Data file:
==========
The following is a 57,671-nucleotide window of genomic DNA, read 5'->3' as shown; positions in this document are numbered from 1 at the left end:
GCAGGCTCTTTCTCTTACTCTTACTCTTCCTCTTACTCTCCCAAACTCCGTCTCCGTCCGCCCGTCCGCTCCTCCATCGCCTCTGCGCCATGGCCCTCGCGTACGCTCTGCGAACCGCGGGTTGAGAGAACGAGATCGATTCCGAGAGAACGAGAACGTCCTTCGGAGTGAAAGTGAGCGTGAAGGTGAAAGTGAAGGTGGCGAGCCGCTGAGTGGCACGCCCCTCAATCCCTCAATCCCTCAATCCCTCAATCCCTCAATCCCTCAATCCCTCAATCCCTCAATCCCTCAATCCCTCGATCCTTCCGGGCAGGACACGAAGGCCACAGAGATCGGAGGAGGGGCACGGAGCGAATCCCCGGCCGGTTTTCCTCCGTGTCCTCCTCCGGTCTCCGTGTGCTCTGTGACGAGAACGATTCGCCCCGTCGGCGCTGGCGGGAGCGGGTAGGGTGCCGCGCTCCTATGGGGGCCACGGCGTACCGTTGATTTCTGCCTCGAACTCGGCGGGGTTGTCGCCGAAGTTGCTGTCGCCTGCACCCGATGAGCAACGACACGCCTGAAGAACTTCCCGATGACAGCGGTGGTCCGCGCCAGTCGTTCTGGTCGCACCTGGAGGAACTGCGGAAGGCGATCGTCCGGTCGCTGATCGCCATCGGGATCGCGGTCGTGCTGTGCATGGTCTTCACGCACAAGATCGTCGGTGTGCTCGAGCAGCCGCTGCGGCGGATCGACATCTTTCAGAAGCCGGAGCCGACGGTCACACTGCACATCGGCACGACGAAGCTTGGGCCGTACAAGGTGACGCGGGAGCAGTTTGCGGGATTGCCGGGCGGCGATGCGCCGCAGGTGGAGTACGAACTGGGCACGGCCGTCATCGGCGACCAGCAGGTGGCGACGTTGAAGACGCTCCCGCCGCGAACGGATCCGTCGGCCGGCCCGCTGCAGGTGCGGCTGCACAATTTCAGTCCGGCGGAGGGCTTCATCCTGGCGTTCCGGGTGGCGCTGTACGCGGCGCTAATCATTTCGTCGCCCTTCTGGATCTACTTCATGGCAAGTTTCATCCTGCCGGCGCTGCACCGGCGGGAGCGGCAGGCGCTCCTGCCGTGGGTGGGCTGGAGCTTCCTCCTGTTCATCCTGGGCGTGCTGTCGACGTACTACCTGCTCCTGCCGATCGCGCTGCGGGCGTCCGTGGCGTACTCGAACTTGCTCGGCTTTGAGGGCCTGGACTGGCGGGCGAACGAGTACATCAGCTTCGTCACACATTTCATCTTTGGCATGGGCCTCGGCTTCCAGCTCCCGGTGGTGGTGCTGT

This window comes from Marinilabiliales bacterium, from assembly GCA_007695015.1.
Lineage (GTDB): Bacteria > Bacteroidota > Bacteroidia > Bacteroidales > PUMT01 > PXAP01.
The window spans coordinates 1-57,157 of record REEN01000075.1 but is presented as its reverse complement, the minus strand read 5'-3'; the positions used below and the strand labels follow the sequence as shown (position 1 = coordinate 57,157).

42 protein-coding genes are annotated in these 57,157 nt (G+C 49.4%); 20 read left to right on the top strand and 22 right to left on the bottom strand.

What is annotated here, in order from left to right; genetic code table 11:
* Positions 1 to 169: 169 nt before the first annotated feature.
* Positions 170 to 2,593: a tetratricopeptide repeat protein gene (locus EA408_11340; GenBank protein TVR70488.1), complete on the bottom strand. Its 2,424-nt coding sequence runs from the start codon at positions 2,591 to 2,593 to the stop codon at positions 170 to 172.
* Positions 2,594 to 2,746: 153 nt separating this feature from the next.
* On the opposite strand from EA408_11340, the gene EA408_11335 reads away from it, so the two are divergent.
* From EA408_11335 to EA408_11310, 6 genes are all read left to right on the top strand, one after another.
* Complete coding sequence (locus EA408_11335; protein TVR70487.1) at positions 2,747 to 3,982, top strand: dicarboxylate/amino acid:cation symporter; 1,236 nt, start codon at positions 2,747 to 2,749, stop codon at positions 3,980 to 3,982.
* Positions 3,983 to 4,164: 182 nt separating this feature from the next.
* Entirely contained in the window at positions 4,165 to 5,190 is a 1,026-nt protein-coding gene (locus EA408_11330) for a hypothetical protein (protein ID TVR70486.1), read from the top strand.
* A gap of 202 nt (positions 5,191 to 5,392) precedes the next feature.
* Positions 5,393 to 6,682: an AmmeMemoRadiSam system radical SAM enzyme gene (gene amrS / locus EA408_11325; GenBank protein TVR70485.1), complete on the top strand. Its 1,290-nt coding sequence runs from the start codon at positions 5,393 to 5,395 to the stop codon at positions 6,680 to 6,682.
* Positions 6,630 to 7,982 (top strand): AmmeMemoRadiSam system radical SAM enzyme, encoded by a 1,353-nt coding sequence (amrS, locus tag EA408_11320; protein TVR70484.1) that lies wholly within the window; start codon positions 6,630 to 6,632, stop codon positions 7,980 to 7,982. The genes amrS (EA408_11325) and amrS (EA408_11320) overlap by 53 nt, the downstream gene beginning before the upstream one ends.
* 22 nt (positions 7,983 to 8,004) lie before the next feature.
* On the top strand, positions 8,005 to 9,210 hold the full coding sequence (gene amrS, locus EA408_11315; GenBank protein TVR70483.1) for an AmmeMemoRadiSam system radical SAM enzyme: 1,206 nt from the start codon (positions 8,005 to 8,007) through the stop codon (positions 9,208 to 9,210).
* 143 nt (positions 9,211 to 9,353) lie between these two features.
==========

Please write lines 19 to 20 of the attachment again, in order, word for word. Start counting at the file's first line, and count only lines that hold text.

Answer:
* 22 nt (positions 7,983 to 8,004) lie before the next feature.
* On the top strand, positions 8,005 to 9,210 hold the full coding sequence (gene amrS, locus EA408_11315; GenBank protein TVR70483.1) for an AmmeMemoRadiSam system radical SAM enzyme: 1,206 nt from the start codon (positions 8,005 to 8,007) through the stop codon (positions 9,208 to 9,210).